Steve Rosen and
Other Josh Cohen
by Julia Polinsky
That NYC rite of passage -- the break-in -- sets up just how
pathetic, geeky, and miserable is Josh Cohen’s life. (“Only the Beginning”)
Before the house lights go down, even before everyone’s seated, a thief breaks
into Josh’s apartment (terrific scenic design from Carolyn Mraz) and steals
everything but a Neil Diamond CD and a “hang in there, kitty” page-a-day
calendar. Even Josh’s Star Wars shower curtain and birdsong-clock go bye-bye.
The rest of the 90 minutes of The Other Josh Cohen spin out
the tale of how Josh seeks love (“My Best Day,” an ironic take on Valentine’s
Day); gets guidance from, believe it or not, Neil Diamond (“Neil Life”);
receives an out-of-the-blue check for a lot of money, which may or may not be
from a relative (Samuel Cohen’s Family Tree” a hilarious look at the many, many
descendants of a randy immigrant patriarch), and has to make a hard decision
about that money. Because he is a shlub, Josh does the right thing, and in this
case his good deed goes unpunished. He triumphs and gets the girl.
That’s not a spoiler. In The Other Josh Cohen, you
know from the get-go that things work out OK for Josh, because another Josh is
on stage, telling you so. Yes, there are two Josh Cohens in the show, sporting
identical untucked checked shirts; let’s call them Loser Josh (Steve Rosen) and
Cooler Josh (David Rossmer). Cooler Josh knows that all will be well, since
he’s the one-year-older and happier version of Loser Josh, and narrates the
show, singing and playing guitar, among other instruments -- kind of a
combination Greek chorus, Ghost of Christmas Future, and cheerleader.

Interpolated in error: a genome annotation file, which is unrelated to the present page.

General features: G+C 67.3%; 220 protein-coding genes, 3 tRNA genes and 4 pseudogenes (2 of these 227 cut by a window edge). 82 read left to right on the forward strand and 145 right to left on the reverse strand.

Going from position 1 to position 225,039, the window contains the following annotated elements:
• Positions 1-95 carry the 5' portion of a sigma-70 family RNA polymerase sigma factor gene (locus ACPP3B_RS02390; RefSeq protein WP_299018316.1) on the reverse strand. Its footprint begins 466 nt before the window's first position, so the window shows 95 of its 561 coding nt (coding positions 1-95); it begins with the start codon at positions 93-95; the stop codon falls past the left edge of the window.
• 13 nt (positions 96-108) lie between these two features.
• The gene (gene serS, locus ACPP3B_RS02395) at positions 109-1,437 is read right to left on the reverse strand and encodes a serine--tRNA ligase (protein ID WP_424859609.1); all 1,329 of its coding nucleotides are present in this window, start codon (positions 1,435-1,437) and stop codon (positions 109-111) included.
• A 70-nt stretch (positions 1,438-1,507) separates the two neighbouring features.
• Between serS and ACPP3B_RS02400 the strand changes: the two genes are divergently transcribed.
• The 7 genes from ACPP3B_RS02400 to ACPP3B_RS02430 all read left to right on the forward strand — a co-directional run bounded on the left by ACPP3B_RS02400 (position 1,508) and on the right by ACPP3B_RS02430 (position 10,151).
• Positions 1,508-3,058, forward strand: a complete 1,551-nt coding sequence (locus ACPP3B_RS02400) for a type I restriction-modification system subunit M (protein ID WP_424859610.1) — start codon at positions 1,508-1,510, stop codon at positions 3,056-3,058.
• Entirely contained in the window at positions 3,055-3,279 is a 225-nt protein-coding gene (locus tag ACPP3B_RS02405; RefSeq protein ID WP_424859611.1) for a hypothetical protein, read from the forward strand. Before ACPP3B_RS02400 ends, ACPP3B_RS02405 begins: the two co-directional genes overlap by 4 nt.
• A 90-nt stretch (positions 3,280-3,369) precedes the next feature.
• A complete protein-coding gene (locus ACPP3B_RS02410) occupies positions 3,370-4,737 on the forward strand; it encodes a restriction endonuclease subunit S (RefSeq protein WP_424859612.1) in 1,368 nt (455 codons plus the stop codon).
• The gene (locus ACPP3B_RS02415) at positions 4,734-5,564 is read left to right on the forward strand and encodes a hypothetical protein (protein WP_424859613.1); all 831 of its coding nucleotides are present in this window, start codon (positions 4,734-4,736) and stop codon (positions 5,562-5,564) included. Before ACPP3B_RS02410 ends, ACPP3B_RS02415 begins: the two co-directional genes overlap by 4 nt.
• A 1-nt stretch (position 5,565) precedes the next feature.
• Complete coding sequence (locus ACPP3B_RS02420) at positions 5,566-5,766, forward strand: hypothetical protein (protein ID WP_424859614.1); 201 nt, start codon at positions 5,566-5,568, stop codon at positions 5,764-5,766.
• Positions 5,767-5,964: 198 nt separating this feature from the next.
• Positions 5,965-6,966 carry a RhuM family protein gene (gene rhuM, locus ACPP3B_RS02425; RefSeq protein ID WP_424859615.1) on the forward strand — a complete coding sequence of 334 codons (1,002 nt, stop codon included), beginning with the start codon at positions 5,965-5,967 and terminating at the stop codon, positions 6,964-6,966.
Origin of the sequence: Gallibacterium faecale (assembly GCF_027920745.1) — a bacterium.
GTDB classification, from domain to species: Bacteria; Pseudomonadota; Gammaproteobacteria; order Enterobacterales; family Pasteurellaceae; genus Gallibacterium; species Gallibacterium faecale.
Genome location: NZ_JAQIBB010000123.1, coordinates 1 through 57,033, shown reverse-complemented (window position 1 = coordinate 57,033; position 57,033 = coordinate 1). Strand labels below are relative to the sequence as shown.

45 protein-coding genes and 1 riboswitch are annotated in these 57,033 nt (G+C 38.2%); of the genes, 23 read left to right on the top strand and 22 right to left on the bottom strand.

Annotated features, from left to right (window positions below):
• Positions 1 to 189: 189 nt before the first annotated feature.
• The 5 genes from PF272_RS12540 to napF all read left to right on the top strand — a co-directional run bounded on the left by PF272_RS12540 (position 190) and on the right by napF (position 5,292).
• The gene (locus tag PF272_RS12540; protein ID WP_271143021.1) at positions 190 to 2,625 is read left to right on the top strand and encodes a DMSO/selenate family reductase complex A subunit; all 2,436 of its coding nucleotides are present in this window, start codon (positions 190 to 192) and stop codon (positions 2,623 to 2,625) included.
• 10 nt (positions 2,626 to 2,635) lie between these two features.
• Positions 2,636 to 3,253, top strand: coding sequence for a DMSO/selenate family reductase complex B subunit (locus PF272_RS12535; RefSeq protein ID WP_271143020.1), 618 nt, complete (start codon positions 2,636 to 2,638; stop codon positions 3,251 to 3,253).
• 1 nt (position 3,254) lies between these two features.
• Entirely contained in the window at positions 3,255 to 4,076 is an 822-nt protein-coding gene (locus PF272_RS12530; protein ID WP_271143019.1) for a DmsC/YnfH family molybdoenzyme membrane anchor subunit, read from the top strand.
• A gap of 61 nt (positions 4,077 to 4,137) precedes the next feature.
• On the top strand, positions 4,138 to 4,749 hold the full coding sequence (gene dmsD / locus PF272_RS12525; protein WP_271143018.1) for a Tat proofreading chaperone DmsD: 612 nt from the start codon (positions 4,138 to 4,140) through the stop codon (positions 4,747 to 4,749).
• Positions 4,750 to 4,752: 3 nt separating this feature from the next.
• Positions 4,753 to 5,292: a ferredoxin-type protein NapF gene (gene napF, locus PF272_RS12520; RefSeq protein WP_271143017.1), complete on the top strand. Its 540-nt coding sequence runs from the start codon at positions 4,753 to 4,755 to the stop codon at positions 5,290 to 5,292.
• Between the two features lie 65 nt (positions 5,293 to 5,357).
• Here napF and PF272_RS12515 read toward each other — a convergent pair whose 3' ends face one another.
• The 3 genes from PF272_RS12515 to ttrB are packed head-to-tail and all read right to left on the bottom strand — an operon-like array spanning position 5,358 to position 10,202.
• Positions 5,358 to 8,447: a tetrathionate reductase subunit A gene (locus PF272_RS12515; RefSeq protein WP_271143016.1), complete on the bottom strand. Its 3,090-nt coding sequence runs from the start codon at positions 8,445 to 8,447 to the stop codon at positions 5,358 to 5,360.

Rosen and Rossmer also wrote the book, music, and lyrics for The Other Josh Cohen, a labor
of love that clearly has borne fruit in the way theater-dreamers pray for: work,
tryout, work more, tryout again, work more, edit, work, festival, rework, Paper
Mill Playhouse, and… off-Broadway! Kudos to the creative partnership for
sticking it out, especially to director Hunter Foster, whose seamless
management of the unlikeliest of romantic heroes, a doppelganger narrator, and
dozens of other characters look natural as can be.
The songs, which are fun enough but nothing special, sometimes
suffer from lickety-split pacing. When that many lyrics burst from the cast,
individual words get lost in the shuffle. Bart Fasbender’s sound design didn’t
help; in addition to occasional tech glitches, the production as a whole
sounded muffled. Nicole V. Moody’s spot-on costume design worked like a charm,
on every one of the zillion or so characters, and Jeff Croiter lit them all up
The show is overall fun and cute, a self-referential spin on the
careworn trope of life in the big city: looking for love, losing everything,
batting above your weight, and striking out, over and over, yet with a big
Other Josh Cohen manages to make those ideas fairly fresh, largely due to the
talent and enthusiasm of Rosen and Rossmer, and the energetic versatility of
the astonishingly talented supporting cast.
These actor/musicians play all the instruments and all the
non-Josh parts. The program lists them as: “A Lot of People,” (Jane Bruce); “A
Bunch of People,” (Louis Tucci); A Bunch of Other People,” (Cathryn Wake); ”The
Rest of the People,” (Luke Darnell) and “At Least One More Person” (Elizabeth
Nestlerode). Lightning fast wig and costume changes turn them into everyone
from Josh’s father to Neil Diamond, often hilariously. They also morph from
drummer to keyboard player, and they all play all the instruments. It’s as
lively a display of talent as you’re likely to see.
The Other Josh Cohen offers up a warm and fuzzy
feel-good 90 minutes at the Westside Theatre/Downstairs until April 7. Make a
date with Josh and keep it. You never know what’ll happen.
The Other Josh Cohen
43rd St (9th-10th)
Thurs, Fri, 7pm; Wed, Sat, 3pm and 8pm; Sunday, 3pm